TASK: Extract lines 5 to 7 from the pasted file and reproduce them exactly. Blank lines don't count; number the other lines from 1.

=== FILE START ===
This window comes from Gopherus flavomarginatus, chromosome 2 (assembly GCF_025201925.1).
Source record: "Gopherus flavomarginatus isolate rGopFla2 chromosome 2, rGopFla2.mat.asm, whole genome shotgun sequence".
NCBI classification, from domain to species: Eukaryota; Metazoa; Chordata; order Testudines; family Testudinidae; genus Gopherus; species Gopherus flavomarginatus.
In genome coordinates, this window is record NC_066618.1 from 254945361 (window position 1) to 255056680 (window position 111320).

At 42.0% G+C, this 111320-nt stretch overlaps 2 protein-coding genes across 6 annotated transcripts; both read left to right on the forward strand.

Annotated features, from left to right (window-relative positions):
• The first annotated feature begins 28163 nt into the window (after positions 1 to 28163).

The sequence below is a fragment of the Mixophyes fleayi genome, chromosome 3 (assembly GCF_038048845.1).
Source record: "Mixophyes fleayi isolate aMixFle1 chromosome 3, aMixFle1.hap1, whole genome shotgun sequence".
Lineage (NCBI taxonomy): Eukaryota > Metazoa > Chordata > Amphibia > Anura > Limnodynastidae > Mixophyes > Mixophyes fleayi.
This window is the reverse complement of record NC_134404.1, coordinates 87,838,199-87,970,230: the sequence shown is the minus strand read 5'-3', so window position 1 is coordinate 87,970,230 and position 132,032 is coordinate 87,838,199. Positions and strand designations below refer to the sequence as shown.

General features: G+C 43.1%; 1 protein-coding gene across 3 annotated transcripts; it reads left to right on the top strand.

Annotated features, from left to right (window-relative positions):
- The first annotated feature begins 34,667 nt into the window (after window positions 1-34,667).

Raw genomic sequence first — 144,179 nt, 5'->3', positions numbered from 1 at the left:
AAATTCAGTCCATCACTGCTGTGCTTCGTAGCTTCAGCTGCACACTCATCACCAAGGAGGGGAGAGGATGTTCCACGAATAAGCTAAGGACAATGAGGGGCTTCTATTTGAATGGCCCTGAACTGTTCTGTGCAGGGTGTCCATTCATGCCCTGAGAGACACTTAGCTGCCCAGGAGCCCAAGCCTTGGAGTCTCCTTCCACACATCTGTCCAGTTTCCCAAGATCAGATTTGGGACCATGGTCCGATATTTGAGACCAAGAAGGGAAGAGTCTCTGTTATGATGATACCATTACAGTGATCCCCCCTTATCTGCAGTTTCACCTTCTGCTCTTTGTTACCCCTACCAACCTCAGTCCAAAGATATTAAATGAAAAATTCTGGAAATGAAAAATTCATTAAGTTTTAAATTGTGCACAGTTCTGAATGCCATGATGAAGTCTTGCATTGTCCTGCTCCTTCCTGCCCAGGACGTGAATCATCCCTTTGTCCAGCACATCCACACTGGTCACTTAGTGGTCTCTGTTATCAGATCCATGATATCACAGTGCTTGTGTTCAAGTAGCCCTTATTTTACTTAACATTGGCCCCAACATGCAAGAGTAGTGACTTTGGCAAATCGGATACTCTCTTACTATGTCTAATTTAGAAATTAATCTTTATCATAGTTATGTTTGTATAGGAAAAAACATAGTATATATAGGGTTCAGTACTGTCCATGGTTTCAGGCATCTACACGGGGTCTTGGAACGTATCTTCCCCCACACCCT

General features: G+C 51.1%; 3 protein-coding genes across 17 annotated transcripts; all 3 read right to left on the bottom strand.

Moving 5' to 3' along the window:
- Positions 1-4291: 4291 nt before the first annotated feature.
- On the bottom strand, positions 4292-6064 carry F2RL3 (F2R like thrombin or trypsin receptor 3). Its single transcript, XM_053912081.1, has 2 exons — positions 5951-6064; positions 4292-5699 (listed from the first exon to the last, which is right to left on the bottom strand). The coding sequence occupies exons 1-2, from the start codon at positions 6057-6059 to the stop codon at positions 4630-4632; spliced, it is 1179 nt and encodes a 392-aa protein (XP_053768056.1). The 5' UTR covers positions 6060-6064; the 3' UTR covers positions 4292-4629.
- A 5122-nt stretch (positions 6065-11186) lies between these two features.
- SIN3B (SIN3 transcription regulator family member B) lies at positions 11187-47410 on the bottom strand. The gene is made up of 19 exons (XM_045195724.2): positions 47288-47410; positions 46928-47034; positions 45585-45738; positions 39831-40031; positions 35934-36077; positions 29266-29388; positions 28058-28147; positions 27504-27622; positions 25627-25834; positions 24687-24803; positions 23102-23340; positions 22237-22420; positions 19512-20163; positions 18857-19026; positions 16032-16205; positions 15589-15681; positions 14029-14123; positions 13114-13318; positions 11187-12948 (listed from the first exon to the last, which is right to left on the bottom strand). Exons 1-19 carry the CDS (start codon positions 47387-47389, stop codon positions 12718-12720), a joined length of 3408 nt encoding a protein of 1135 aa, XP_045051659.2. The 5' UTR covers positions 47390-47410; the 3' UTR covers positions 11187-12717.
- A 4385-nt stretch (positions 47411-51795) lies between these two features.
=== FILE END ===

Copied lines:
At 42.0% G+C, this 111320-nt stretch overlaps 2 protein-coding genes across 6 annotated transcripts; both read left to right on the forward strand.

Annotated features, from left to right (window-relative positions):
• The first annotated feature begins 28163 nt into the window (after positions 1 to 28163).